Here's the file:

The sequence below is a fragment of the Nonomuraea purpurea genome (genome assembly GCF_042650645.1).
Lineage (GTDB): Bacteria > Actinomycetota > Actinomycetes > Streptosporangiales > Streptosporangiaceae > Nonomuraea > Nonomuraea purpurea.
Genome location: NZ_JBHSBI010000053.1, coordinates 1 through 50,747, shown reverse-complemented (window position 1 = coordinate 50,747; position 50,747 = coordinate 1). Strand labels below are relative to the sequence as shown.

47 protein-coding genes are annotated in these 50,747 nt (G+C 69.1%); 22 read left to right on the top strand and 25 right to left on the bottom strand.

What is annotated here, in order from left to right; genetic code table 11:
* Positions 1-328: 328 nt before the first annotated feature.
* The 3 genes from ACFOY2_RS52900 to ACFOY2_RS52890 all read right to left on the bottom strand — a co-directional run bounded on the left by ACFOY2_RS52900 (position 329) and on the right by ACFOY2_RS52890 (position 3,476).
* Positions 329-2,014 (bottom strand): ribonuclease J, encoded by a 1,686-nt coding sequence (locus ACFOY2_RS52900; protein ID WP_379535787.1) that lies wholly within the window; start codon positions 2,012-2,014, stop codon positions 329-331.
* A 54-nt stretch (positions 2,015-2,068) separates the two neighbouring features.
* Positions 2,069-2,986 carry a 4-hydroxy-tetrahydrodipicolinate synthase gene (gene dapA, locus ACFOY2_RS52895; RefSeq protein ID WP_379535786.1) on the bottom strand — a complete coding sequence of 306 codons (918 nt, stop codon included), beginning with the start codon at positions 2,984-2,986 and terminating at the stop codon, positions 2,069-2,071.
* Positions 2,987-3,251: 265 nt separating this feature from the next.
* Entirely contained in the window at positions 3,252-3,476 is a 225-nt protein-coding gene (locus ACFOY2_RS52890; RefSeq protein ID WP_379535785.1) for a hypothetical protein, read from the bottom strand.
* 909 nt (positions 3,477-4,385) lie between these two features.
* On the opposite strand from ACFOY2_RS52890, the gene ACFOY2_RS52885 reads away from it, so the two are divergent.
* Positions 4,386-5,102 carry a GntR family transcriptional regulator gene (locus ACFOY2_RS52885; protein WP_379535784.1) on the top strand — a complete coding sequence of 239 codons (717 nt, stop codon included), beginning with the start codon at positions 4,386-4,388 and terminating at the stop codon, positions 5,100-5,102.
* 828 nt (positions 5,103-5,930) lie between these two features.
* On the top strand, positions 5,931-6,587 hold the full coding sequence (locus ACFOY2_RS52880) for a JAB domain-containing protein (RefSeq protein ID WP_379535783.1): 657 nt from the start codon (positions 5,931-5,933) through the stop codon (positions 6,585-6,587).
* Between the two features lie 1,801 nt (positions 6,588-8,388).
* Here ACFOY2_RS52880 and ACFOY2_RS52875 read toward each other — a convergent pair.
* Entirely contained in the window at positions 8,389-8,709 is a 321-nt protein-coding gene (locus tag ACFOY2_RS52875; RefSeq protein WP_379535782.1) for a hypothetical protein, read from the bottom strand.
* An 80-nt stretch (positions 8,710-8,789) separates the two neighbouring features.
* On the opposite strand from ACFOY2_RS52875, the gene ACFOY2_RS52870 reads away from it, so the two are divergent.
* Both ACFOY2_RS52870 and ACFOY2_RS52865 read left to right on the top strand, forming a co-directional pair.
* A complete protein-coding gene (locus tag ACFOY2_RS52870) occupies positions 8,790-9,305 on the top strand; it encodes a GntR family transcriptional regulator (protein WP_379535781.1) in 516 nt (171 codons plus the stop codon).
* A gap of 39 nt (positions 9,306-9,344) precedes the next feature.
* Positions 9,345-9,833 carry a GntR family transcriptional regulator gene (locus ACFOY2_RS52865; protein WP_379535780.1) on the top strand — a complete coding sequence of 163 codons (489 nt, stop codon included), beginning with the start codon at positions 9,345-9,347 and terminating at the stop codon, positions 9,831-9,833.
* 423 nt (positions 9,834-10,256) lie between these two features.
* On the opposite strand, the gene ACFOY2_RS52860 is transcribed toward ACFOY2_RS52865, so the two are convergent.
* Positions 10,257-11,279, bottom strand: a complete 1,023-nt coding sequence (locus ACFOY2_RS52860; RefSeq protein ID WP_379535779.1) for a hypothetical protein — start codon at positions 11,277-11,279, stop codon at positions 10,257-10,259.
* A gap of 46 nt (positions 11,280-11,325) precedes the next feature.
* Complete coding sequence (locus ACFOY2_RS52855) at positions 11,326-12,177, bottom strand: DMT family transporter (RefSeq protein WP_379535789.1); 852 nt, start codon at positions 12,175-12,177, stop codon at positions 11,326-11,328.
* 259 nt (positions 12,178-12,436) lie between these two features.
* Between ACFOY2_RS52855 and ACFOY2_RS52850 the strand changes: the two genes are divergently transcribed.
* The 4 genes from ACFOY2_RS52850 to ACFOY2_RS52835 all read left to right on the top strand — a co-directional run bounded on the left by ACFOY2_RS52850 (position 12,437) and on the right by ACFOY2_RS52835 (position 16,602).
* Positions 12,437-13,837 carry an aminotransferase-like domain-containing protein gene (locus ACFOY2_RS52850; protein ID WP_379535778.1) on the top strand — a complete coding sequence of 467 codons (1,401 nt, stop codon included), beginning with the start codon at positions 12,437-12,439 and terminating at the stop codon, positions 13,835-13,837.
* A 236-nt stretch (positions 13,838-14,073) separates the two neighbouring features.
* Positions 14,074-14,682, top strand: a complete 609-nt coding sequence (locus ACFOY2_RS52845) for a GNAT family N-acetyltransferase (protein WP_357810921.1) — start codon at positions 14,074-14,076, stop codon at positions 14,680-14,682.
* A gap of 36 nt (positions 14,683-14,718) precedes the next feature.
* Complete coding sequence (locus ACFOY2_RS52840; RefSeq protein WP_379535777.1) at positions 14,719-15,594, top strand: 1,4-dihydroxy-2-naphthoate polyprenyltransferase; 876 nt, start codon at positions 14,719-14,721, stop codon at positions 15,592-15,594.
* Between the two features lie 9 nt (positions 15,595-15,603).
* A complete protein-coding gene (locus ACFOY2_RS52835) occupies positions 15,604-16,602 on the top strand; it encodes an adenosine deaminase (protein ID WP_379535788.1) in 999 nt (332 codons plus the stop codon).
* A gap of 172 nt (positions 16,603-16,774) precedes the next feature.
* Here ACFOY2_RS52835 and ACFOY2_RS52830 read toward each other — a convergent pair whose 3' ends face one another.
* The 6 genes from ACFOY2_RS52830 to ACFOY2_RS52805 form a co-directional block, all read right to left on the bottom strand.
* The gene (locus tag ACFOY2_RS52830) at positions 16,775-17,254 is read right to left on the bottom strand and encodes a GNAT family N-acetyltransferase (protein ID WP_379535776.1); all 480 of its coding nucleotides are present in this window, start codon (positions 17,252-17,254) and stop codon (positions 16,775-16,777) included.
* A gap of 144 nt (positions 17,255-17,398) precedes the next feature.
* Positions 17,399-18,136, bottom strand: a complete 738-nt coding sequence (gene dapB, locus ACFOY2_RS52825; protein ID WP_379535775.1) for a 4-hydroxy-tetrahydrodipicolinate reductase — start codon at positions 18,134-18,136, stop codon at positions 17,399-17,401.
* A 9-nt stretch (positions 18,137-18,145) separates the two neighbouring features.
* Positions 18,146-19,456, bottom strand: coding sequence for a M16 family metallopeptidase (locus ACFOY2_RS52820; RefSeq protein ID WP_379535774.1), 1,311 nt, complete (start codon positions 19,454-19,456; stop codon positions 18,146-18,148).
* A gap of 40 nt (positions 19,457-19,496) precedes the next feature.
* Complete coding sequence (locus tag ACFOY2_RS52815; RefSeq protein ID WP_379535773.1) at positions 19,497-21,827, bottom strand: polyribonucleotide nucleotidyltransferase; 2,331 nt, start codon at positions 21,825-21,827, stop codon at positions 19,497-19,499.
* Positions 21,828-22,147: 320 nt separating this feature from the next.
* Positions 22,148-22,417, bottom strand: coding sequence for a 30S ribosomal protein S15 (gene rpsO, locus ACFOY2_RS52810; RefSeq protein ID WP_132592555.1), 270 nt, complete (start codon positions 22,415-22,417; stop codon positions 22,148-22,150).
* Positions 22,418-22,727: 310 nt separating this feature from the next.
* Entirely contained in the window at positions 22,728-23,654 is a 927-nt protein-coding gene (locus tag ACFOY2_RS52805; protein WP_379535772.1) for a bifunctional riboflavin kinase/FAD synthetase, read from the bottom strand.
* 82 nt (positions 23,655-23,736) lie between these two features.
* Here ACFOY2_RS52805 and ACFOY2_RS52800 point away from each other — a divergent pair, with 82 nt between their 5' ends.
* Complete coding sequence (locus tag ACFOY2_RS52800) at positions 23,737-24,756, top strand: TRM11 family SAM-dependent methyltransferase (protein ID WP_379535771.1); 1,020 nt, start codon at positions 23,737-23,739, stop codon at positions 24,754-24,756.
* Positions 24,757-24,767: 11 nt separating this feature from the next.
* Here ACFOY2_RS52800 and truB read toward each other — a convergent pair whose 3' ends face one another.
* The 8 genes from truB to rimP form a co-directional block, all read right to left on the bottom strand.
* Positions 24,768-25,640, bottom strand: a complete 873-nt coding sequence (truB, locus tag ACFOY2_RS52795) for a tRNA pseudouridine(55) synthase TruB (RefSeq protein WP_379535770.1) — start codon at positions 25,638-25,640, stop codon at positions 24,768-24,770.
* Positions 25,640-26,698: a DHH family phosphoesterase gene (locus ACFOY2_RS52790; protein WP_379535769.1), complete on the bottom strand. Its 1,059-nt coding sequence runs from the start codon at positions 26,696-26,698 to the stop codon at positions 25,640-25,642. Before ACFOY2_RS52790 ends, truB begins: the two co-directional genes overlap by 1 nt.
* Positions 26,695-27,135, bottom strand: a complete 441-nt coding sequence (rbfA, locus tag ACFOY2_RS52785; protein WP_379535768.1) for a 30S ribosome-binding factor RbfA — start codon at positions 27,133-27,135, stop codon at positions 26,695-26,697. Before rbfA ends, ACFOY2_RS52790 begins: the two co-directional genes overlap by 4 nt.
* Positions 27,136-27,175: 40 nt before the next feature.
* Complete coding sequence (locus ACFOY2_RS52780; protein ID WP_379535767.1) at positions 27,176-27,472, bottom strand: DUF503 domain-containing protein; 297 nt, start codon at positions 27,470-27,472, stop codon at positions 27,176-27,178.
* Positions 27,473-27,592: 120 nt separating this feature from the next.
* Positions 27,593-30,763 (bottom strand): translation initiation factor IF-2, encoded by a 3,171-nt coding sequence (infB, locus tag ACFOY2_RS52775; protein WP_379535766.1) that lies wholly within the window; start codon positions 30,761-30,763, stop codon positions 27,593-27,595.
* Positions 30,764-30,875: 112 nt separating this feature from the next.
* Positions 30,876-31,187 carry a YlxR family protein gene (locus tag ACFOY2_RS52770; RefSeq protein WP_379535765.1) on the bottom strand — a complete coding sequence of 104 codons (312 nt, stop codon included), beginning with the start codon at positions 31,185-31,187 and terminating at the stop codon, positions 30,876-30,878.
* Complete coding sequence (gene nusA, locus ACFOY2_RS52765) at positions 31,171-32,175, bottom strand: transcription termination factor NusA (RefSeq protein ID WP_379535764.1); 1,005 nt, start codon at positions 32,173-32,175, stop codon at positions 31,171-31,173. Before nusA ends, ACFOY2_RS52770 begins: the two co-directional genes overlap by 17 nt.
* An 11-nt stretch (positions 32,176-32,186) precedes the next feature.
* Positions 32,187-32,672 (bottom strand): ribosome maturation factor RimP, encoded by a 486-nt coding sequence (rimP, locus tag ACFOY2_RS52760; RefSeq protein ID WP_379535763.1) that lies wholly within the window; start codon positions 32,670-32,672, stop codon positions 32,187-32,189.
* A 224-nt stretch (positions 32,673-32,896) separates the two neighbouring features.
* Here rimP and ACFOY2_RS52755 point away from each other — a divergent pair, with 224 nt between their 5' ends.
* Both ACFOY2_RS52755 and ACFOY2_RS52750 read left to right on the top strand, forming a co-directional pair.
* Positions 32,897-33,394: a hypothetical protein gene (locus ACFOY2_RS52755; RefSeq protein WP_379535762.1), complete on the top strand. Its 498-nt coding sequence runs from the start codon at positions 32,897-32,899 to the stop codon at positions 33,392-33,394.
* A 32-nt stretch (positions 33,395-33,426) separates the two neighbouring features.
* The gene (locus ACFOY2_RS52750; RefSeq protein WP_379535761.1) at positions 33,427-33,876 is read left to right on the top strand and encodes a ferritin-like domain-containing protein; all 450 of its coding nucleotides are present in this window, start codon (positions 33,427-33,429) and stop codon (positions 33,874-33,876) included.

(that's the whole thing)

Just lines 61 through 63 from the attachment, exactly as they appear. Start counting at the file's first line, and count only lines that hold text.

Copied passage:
* The 8 genes from truB to rimP form a co-directional block, all read right to left on the bottom strand.
* Positions 24,768-25,640, bottom strand: a complete 873-nt coding sequence (truB, locus tag ACFOY2_RS52795) for a tRNA pseudouridine(55) synthase TruB (RefSeq protein WP_379535770.1) — start codon at positions 25,638-25,640, stop codon at positions 24,768-24,770.
* Positions 25,640-26,698: a DHH family phosphoesterase gene (locus ACFOY2_RS52790; protein WP_379535769.1), complete on the bottom strand. Its 1,059-nt coding sequence runs from the start codon at positions 26,696-26,698 to the stop codon at positions 25,640-25,642. Before ACFOY2_RS52790 ends, truB begins: the two co-directional genes overlap by 1 nt.